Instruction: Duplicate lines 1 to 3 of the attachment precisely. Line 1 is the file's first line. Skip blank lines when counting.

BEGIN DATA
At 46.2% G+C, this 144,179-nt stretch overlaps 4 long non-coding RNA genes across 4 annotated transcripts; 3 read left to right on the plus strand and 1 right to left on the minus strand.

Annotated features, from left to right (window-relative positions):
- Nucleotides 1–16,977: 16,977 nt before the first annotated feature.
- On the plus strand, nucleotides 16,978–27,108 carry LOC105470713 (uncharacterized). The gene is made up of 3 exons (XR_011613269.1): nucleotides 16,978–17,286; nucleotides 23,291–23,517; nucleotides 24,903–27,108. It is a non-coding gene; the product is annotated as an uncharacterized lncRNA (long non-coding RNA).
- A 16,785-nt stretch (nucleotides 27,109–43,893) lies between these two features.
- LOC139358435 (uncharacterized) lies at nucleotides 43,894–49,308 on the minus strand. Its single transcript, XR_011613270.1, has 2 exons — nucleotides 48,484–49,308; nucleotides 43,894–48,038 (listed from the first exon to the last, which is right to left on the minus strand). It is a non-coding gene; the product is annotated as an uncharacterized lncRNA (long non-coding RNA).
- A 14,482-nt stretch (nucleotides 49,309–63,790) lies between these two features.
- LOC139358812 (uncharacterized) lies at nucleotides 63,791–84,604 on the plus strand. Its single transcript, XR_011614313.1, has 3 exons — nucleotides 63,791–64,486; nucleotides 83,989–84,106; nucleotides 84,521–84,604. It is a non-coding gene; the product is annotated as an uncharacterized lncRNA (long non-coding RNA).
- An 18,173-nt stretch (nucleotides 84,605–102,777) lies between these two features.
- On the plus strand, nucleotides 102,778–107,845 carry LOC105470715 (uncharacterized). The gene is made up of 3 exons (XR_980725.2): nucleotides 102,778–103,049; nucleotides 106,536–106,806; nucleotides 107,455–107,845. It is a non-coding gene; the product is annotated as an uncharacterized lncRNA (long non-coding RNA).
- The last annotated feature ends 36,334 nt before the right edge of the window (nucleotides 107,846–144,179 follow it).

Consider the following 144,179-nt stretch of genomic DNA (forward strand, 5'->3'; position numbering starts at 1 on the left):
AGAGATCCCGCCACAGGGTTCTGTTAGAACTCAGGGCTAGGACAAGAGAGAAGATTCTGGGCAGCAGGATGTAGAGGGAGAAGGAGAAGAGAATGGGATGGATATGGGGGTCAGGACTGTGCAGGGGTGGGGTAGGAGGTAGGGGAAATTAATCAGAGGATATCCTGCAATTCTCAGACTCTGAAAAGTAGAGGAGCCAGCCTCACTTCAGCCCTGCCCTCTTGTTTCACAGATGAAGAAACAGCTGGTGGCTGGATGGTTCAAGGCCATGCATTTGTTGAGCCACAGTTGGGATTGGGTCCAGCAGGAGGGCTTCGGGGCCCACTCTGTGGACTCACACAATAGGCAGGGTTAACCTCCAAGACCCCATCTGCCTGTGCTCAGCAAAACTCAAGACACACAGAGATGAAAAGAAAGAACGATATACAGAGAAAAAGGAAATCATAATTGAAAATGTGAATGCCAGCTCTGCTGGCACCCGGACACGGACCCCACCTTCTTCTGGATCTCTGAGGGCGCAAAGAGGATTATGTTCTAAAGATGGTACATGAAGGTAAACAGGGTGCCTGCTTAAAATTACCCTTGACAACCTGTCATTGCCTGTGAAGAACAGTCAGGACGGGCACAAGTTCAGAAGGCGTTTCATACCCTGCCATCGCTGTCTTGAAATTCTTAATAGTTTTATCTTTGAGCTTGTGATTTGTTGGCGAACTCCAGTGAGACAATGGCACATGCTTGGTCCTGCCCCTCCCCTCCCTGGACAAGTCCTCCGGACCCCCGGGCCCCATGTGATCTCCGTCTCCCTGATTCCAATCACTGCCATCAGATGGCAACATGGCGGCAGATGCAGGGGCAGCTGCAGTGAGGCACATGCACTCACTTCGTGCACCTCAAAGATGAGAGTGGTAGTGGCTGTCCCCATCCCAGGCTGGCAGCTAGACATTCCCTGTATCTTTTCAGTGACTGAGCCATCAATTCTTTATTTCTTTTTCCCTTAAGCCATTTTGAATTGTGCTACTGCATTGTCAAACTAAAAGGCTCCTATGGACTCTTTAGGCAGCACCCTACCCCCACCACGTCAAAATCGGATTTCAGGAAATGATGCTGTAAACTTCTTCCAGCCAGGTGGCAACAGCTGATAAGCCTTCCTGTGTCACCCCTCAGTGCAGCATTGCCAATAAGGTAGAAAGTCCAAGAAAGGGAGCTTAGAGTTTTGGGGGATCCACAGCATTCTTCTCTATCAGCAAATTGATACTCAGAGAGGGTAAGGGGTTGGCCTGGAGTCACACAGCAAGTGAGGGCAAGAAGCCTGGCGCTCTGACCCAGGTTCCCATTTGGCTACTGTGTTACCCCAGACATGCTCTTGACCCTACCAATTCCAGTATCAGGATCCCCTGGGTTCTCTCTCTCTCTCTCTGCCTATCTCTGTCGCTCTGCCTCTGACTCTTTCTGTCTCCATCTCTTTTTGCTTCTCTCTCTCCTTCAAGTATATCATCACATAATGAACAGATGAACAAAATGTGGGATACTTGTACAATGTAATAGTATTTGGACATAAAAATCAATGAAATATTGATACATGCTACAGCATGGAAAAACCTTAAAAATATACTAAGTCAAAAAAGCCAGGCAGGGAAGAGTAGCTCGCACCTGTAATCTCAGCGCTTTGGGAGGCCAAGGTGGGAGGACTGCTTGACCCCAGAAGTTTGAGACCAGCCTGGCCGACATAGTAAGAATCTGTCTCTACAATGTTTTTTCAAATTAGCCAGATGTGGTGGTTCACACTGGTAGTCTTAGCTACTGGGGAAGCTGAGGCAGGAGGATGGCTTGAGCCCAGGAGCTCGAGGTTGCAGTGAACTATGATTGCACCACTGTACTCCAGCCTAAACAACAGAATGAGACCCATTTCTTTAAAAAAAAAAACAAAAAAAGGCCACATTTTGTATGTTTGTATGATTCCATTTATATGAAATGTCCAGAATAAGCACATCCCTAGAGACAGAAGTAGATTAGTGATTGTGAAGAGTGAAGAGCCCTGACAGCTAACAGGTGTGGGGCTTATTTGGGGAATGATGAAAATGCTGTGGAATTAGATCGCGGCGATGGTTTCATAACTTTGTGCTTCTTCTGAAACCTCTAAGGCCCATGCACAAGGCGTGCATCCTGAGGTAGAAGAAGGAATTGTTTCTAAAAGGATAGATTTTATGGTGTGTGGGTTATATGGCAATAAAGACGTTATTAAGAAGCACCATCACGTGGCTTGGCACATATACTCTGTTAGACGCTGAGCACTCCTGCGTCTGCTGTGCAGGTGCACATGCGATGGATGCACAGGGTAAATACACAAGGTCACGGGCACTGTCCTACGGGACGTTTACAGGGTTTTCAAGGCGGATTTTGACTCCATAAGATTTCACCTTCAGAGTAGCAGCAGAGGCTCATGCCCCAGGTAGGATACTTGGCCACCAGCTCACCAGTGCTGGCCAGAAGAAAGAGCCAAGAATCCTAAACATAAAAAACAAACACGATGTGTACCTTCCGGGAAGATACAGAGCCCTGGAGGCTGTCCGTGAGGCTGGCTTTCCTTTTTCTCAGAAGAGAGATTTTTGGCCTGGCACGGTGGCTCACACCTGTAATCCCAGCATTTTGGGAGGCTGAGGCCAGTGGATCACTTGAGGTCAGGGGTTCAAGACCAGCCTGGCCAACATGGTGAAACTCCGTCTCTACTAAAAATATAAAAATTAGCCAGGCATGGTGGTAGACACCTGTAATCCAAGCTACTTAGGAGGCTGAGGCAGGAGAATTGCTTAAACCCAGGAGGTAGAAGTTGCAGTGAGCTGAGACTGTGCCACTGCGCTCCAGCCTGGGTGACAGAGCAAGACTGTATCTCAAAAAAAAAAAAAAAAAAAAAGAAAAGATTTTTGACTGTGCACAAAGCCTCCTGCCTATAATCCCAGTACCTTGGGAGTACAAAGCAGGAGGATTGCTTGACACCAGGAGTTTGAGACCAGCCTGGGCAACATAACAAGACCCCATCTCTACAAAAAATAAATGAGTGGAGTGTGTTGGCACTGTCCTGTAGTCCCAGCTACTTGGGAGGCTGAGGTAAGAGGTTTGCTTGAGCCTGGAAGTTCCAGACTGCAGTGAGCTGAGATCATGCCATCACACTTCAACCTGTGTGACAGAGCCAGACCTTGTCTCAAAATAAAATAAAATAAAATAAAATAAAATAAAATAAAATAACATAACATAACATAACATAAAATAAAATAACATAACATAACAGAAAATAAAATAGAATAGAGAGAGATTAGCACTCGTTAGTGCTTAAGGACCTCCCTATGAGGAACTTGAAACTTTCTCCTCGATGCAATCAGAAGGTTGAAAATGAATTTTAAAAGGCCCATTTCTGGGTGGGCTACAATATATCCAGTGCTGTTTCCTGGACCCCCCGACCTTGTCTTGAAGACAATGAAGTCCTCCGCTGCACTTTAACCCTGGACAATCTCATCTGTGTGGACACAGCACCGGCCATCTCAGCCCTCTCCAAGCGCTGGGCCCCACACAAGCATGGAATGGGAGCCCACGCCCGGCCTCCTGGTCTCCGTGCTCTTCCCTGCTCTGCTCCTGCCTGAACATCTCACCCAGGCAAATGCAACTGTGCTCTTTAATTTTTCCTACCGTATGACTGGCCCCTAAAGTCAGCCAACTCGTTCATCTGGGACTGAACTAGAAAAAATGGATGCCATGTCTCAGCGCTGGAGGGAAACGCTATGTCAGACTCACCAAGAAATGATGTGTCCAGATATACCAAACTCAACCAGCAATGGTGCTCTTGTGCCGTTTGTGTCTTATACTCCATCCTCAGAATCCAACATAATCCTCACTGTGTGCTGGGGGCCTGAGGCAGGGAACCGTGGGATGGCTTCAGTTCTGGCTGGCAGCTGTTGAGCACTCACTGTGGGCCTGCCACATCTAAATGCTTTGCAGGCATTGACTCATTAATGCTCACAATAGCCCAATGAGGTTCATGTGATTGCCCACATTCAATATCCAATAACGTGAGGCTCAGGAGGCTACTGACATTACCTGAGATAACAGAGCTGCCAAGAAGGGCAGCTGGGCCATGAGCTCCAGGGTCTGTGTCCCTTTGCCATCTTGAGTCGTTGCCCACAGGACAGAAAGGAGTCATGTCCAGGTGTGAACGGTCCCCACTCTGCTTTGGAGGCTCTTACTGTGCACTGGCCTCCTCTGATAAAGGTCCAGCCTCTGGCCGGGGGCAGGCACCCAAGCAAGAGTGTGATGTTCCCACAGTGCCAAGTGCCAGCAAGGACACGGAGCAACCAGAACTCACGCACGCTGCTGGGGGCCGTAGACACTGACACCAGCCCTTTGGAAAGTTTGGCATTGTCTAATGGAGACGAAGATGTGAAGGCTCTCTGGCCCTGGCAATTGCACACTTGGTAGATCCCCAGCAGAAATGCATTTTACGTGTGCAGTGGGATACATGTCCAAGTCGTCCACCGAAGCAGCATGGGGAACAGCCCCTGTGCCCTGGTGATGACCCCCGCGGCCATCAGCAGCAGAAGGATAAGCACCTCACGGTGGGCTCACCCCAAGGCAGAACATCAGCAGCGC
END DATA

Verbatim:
At 46.2% G+C, this 144,179-nt stretch overlaps 4 long non-coding RNA genes across 4 annotated transcripts; 3 read left to right on the plus strand and 1 right to left on the minus strand.

Annotated features, from left to right (window-relative positions):
- Nucleotides 1–16,977: 16,977 nt before the first annotated feature.